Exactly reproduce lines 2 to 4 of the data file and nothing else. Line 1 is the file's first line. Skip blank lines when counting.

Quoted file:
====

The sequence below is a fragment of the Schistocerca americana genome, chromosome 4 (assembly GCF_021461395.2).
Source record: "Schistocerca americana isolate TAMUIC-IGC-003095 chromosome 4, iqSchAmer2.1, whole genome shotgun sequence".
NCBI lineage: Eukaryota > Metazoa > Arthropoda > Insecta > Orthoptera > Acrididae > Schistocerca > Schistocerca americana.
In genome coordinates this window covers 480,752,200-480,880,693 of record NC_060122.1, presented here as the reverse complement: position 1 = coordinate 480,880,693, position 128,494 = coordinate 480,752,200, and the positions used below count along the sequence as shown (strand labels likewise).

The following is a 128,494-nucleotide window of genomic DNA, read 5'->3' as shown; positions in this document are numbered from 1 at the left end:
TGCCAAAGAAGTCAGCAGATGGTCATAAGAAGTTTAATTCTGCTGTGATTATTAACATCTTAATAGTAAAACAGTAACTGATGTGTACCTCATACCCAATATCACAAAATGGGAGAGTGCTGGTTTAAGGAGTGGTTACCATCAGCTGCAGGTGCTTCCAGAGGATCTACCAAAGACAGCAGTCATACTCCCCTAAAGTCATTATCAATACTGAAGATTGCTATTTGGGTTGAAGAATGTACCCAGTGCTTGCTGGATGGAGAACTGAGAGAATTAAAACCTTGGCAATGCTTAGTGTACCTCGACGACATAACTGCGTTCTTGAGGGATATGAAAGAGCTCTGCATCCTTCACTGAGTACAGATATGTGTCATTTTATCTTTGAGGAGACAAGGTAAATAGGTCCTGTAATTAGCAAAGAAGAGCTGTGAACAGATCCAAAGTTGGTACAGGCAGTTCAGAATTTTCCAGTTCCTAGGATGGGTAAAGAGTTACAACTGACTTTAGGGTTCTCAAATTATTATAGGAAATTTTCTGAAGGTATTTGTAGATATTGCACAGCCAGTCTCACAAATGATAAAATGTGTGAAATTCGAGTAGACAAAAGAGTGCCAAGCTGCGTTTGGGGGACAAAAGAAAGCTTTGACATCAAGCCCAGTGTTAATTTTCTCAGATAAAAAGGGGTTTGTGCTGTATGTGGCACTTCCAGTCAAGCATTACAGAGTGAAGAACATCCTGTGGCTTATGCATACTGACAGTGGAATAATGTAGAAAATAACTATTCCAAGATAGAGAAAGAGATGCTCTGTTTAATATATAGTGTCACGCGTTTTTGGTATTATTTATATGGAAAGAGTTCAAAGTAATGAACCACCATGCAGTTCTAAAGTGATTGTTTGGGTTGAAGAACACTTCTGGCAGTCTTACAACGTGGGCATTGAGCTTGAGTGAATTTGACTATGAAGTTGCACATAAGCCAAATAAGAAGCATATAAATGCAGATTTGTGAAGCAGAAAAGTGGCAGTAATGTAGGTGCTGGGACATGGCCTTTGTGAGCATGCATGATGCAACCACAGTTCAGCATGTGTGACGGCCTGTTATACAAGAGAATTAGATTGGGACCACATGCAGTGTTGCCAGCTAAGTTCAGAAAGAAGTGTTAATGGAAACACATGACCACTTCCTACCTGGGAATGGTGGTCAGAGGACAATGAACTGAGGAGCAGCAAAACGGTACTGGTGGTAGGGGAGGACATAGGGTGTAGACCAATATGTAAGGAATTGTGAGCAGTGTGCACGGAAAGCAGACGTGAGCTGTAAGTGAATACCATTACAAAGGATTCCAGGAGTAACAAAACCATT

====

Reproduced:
Source record: "Schistocerca americana isolate TAMUIC-IGC-003095 chromosome 4, iqSchAmer2.1, whole genome shotgun sequence".
NCBI lineage: Eukaryota > Metazoa > Arthropoda > Insecta > Orthoptera > Acrididae > Schistocerca > Schistocerca americana.
In genome coordinates this window covers 480,752,200-480,880,693 of record NC_060122.1, presented here as the reverse complement: position 1 = coordinate 480,880,693, position 128,494 = coordinate 480,752,200, and the positions used below count along the sequence as shown (strand labels likewise).